Ultra-high gradient channeling acceleration in nanostructures: Design/progress of proof-of-concept (POC) experiments

Y. M. Shin, A. Green, A. H. Lumpkin, R. M. Thurman-Keup, V. Shiltsev, X. Zhang, D. M.A. Farinella, P. Taborek, T. Tajima, J. A. Wheeler, G. Mourou

Research output: Chapter in Book/Report/Conference proceedingConference contribution

2 Scopus citations


A short bunch of relativistic particles, or a short-pulse laser, perturb the density state of conduction electrons in a solid crystal and excite wakefields along atomic lattices in a crystal. Under a coupling condition between a driver and plasma, the wakes, if excited, can accelerate channeling particles with TeV/m acceleration gradients [1], in principle, since the density of charge carriers (conduction electrons) in solids n0 = ∼ 1020 - 1023 cm-3 is significantly higher than what was considered above in gaseous plasma. Nanostructures have some advantages over crystals for channeling applications of high power beams. The de-channeling rate can be reduced and the beam acceptance increased by the large size of the channels. For beam-driven acceleration, a bunch length with a sufficient charge density would need to be in the range of the plasma wavelength to properly excite plasma wakefields, and channeled particle acceleration with the wakefields must occur before the ions in the lattices move beyond the restoring threshold. In the case of the excitation by short laser pulses, the dephasing length is appreciably increased with the larger channel, which enables channeled particles to gain sufficient amounts of energy. This paper describes simulation analyses on beam- and laser (X-ray)-driven accelerations in effective nanotube models obtained from the Vsim and EPOCH codes. Experimental setups to detect wakefields are also outlined with accelerator facilities at Fermilab and Northern Illinois University (NIU). In the FAST facility, the electron beamline was successfully commissioned at 50 MeV, and it is being upgraded toward higher energies for electron accelerator R&D. The 50 MeV injector beamline of the facility is used for X-ray crystal-channeling radiation with a diamond target. It has been proposed to utilize the same diamond crystal for a channeling acceleration proof-of-concept (POC). Another POC experiment is also designed for the NIU accelerator lab with time-resolved electron diffraction. Recently, a stable generation of single-cycle laser pulses with tens of Petawatt power based on the thin film compression (TFC) technique has been investigated for target normal sheath acceleration (TNSA) and radiation pressure acceleration (RPA). The experimental plan with a nanometer foil is discussed with an available test facility such as Extreme Light Infrastructure - Nuclear Physics (ELI-NP).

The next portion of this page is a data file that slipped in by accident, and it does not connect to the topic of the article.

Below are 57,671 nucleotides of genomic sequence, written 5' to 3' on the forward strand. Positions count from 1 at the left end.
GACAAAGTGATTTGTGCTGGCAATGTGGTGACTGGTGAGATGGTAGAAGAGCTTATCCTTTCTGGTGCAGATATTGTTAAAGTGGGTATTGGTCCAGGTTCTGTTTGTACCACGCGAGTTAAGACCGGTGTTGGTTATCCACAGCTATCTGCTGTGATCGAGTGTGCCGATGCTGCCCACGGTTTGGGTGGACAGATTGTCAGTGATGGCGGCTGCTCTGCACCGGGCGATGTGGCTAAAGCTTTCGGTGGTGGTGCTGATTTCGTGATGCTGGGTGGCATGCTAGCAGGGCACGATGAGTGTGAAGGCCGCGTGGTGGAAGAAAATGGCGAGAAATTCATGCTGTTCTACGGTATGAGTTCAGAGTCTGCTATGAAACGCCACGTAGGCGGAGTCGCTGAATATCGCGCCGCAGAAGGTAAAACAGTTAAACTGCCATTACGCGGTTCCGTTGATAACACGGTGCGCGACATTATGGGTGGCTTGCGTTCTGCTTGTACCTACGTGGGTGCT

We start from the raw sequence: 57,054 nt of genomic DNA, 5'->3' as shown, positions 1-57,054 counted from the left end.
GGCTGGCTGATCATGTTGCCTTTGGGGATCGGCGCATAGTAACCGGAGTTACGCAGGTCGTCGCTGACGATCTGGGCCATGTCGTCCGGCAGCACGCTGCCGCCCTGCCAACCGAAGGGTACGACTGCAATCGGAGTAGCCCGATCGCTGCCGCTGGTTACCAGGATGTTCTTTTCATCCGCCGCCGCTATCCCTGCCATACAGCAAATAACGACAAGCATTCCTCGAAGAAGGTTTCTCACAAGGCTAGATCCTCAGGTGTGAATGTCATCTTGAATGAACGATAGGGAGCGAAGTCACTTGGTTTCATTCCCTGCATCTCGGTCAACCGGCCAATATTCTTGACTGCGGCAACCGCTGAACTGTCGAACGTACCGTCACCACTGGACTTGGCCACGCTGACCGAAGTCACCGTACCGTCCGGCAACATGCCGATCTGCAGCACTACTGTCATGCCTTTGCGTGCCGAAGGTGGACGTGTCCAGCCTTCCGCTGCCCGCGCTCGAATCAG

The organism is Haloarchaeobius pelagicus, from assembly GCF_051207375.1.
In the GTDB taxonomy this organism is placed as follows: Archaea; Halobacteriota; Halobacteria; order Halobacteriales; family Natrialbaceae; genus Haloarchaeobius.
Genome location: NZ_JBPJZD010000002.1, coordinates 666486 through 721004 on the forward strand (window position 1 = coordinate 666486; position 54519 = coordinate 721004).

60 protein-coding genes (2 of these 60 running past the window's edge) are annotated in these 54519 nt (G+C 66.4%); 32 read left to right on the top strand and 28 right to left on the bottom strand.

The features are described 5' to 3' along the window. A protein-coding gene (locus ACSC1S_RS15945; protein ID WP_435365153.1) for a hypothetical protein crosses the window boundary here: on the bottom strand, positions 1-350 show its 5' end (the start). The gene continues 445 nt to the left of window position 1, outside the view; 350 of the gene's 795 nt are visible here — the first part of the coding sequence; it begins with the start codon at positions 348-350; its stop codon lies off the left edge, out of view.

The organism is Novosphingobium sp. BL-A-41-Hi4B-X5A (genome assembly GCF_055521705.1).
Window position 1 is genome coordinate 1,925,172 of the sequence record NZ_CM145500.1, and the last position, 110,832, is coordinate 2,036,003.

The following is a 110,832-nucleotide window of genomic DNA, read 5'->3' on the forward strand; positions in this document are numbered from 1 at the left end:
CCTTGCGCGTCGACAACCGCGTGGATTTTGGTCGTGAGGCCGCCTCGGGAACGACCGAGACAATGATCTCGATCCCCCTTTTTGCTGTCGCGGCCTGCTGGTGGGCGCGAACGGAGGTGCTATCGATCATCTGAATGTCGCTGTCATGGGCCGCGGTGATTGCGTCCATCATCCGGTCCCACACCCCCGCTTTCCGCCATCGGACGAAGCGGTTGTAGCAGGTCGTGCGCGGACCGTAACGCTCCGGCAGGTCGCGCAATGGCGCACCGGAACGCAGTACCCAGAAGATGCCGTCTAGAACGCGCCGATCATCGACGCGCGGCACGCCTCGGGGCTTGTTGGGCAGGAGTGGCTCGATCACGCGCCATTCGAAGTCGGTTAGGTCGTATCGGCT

Original languageEnglish (US)
Title of host publicationAdvanced Accelerator Concepts
Subtitle of host publication17th Advanced Accelerator Concepts Workshop, AAC 2016
EditorsKent P. Wootton, Gregory S. Nusinovich, Steven H. Gold
PublisherAmerican Institute of Physics Inc.
ISBN (Electronic)9780735414808
StatePublished - Mar 6 2017
Externally publishedYes
Event17th Advanced Accelerator Concepts Workshop, AAC 2016 - National Harbor, United States
Duration: Jul 31 2016Aug 5 2016

Publication series

NameAIP Conference Proceedings
ISSN (Print)0094-243X
ISSN (Electronic)1551-7616


Conference17th Advanced Accelerator Concepts Workshop, AAC 2016
Country/TerritoryUnited States
CityNational Harbor

Bibliographical note

Funding Information:
This work is supported by the DOE contract No. DEAC02-07CH11359 to the Fermi Research Alliance LLC.

Publisher Copyright:
© 2017 Author(s).


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